How about a classic to read this weekend? The weather is supposed to be chilly (did winter come back today??) and tomorrow will be a perfect day to snuggle down on the couch with a good book. OWWL2GO has a great collection of classics. Here are just a few of them:
This celebrated novel, recently re-created in Greta Gerwig’s fantastic film, follows the lives of four sisters—Meg, Jo, Beth, and Amy March—detailing their passage from childhood to womanhood, and is loosely based on the author and her three sisters. Although meant as a book for young girls, it has become a favorite for adults as well.
The Call of the Wild is a novel by Jack London published in 1903. The story is set in the Yukon during the 1890s Klondike Gold Rush—a period in which strong sled dogs were in high demand. The novel’s central character is a dog named Buck, a domesticated dog living at a ranch in the Santa Clara Valley of California as the story opens. Stolen from his home and sold into service as a sled dog in Alaska, he reverts to a wild state. Buck is forced to fight in order to dominate other dogs in a harsh climate. Eventually he sheds the veneer of civilization, relying on primordial instincts and learned experience to emerge as a leader in the wild. London lived for most of a year in the Yukon collecting material for the book.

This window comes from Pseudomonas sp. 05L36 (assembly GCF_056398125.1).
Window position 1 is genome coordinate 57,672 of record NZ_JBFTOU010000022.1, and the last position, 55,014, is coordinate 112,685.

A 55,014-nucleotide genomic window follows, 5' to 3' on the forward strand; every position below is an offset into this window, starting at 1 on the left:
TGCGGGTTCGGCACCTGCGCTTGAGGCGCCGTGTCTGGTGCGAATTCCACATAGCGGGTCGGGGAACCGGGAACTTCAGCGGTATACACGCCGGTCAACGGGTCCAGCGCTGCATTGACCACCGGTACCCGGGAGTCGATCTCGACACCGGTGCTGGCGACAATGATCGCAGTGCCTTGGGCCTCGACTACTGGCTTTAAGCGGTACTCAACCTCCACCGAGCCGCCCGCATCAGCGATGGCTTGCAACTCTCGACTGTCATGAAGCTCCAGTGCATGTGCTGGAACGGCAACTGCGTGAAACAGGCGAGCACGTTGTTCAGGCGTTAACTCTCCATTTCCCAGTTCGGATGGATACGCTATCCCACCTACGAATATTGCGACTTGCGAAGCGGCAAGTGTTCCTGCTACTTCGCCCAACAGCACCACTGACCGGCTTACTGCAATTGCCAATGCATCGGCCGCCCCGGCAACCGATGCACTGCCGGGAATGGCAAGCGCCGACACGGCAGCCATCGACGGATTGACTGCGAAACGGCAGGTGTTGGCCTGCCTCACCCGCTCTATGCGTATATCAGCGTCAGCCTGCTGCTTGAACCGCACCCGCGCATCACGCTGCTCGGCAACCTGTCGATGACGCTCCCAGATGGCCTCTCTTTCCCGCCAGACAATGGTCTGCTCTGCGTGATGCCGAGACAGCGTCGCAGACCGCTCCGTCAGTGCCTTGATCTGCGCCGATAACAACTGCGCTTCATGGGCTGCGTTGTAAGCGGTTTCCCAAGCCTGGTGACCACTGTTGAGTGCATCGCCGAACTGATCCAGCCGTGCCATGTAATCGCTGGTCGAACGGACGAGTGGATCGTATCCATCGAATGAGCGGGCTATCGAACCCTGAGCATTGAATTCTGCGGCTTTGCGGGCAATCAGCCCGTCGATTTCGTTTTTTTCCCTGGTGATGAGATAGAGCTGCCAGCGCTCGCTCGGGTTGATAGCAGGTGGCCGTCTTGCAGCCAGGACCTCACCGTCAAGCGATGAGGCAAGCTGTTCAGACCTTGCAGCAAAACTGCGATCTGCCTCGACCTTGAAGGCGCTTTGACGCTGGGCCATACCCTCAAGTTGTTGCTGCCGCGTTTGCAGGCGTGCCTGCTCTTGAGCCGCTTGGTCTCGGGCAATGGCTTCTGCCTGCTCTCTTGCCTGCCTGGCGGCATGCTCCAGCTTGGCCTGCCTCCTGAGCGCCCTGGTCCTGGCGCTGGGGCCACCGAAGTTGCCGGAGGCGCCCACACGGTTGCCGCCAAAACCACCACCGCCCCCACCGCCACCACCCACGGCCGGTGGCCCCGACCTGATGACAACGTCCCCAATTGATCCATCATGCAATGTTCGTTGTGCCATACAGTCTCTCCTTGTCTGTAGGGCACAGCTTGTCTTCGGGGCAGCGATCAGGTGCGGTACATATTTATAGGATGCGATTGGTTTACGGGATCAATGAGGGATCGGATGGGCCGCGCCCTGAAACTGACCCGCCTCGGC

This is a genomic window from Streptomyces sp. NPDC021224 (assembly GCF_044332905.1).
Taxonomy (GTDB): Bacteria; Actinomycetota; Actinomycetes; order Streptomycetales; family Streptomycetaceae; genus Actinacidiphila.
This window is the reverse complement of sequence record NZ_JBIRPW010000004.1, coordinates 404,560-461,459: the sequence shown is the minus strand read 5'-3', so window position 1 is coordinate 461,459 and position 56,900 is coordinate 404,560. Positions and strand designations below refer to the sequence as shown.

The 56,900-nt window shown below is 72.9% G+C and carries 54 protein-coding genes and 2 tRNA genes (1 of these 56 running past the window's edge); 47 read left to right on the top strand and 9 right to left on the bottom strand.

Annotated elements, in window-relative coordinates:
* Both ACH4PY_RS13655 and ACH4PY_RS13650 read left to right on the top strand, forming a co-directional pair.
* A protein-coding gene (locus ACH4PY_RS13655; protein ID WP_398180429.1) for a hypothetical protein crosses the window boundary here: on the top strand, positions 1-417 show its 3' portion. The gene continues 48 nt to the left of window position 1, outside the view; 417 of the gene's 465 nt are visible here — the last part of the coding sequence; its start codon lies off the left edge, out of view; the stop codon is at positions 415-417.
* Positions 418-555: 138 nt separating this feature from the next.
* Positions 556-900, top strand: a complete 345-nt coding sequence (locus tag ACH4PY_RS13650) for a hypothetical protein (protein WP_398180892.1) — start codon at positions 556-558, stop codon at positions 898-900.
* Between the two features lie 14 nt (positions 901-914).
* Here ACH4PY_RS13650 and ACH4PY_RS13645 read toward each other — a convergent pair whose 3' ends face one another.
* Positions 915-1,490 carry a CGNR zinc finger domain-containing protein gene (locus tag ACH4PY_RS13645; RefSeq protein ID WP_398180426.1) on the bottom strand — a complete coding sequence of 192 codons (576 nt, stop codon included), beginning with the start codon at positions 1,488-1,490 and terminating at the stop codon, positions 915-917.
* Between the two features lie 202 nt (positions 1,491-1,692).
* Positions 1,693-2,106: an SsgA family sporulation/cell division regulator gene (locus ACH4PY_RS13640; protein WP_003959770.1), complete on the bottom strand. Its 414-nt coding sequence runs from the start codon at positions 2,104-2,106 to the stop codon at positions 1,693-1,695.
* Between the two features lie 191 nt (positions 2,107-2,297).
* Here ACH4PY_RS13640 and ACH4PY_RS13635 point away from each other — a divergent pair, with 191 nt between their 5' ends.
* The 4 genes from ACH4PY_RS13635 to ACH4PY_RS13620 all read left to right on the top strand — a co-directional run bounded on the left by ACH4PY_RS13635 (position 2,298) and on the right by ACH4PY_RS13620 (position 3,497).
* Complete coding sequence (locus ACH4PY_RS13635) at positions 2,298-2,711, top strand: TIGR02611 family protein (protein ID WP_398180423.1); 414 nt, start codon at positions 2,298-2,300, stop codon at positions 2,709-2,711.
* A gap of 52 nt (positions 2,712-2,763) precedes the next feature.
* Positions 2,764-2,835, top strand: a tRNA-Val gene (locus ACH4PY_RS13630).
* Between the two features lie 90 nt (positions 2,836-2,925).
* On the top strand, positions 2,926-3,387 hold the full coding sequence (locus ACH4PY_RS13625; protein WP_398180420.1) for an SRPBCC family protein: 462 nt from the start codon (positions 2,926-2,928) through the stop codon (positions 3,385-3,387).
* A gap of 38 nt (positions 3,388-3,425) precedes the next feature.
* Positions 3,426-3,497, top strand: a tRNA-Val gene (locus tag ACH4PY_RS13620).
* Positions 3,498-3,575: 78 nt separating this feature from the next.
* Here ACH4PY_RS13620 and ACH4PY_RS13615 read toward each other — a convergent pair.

Another book recently made into a well-regarded movie, Emma, by Jane Austen, is a novel about youthful hubris and the perils of misconstrued romance. As in her other novels, Austen explores the concerns and difficulties of genteel women living in Georgian-Regency England; she also creates a lively comedy of manners among her characters. Before she began the novel, Austen wrote, “I am going to take a heroine whom no one but myself will much like.” In the first sentence she introduces the title character as “Emma Woodhouse, handsome, clever, and rich.” Emma is spoiled, headstrong, and self-satisfied; she greatly overestimates her own matchmaking abilities; she is blind to the dangers of meddling in other people’s lives; and her imagination and perceptions often lead her astray.